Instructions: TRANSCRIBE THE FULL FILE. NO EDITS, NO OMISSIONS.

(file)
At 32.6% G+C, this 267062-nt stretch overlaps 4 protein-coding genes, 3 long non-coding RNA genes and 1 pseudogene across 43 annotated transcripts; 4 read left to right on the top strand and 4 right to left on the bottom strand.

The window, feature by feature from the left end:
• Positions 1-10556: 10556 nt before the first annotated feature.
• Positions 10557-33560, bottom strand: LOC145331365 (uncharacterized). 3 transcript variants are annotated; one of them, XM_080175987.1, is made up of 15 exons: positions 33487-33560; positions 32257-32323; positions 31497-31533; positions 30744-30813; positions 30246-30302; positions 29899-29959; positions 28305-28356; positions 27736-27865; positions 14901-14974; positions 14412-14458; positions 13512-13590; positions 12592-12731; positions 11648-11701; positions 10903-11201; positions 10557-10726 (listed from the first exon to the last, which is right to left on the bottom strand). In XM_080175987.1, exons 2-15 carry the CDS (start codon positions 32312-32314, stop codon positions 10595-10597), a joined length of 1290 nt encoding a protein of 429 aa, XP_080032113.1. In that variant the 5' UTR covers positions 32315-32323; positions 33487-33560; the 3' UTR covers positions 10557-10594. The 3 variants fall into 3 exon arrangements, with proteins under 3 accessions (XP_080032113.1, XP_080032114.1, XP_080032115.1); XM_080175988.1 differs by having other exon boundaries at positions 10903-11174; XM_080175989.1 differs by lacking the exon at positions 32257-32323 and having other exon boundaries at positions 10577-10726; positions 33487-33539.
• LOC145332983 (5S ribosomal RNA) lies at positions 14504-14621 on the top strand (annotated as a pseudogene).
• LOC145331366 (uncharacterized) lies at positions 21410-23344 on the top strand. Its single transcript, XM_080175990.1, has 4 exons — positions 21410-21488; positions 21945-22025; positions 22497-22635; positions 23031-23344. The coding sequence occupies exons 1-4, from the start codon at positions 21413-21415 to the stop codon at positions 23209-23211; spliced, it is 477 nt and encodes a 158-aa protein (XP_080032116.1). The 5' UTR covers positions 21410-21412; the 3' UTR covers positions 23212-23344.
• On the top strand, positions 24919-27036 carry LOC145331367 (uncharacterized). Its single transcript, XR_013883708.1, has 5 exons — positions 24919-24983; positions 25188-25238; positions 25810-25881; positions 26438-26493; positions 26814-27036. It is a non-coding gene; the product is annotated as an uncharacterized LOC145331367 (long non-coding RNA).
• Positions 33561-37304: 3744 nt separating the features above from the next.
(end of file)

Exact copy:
At 32.6% G+C, this 267062-nt stretch overlaps 4 protein-coding genes, 3 long non-coding RNA genes and 1 pseudogene across 43 annotated transcripts; 4 read left to right on the top strand and 4 right to left on the bottom strand.

The window, feature by feature from the left end:
• Positions 1-10556: 10556 nt before the first annotated feature.
• Positions 10557-33560, bottom strand: LOC145331365 (uncharacterized). 3 transcript variants are annotated; one of them, XM_080175987.1, is made up of 15 exons: positions 33487-33560; positions 32257-32323; positions 31497-31533; positions 30744-30813; positions 30246-30302; positions 29899-29959; positions 28305-28356; positions 27736-27865; positions 14901-14974; positions 14412-14458; positions 13512-13590; positions 12592-12731; positions 11648-11701; positions 10903-11201; positions 10557-10726 (listed from the first exon to the last, which is right to left on the bottom strand). In XM_080175987.1, exons 2-15 carry the CDS (start codon positions 32312-32314, stop codon positions 10595-10597), a joined length of 1290 nt encoding a protein of 429 aa, XP_080032113.1. In that variant the 5' UTR covers positions 32315-32323; positions 33487-33560; the 3' UTR covers positions 10557-10594. The 3 variants fall into 3 exon arrangements, with proteins under 3 accessions (XP_080032113.1, XP_080032114.1, XP_080032115.1); XM_080175988.1 differs by having other exon boundaries at positions 10903-11174; XM_080175989.1 differs by lacking the exon at positions 32257-32323 and having other exon boundaries at positions 10577-10726; positions 33487-33539.
• LOC145332983 (5S ribosomal RNA) lies at positions 14504-14621 on the top strand (annotated as a pseudogene).
• LOC145331366 (uncharacterized) lies at positions 21410-23344 on the top strand. Its single transcript, XM_080175990.1, has 4 exons — positions 21410-21488; positions 21945-22025; positions 22497-22635; positions 23031-23344. The coding sequence occupies exons 1-4, from the start codon at positions 21413-21415 to the stop codon at positions 23209-23211; spliced, it is 477 nt and encodes a 158-aa protein (XP_080032116.1). The 5' UTR covers positions 21410-21412; the 3' UTR covers positions 23212-23344.
• On the top strand, positions 24919-27036 carry LOC145331367 (uncharacterized). Its single transcript, XR_013883708.1, has 5 exons — positions 24919-24983; positions 25188-25238; positions 25810-25881; positions 26438-26493; positions 26814-27036. It is a non-coding gene; the product is annotated as an uncharacterized LOC145331367 (long non-coding RNA).
• Positions 33561-37304: 3744 nt separating the features above from the next.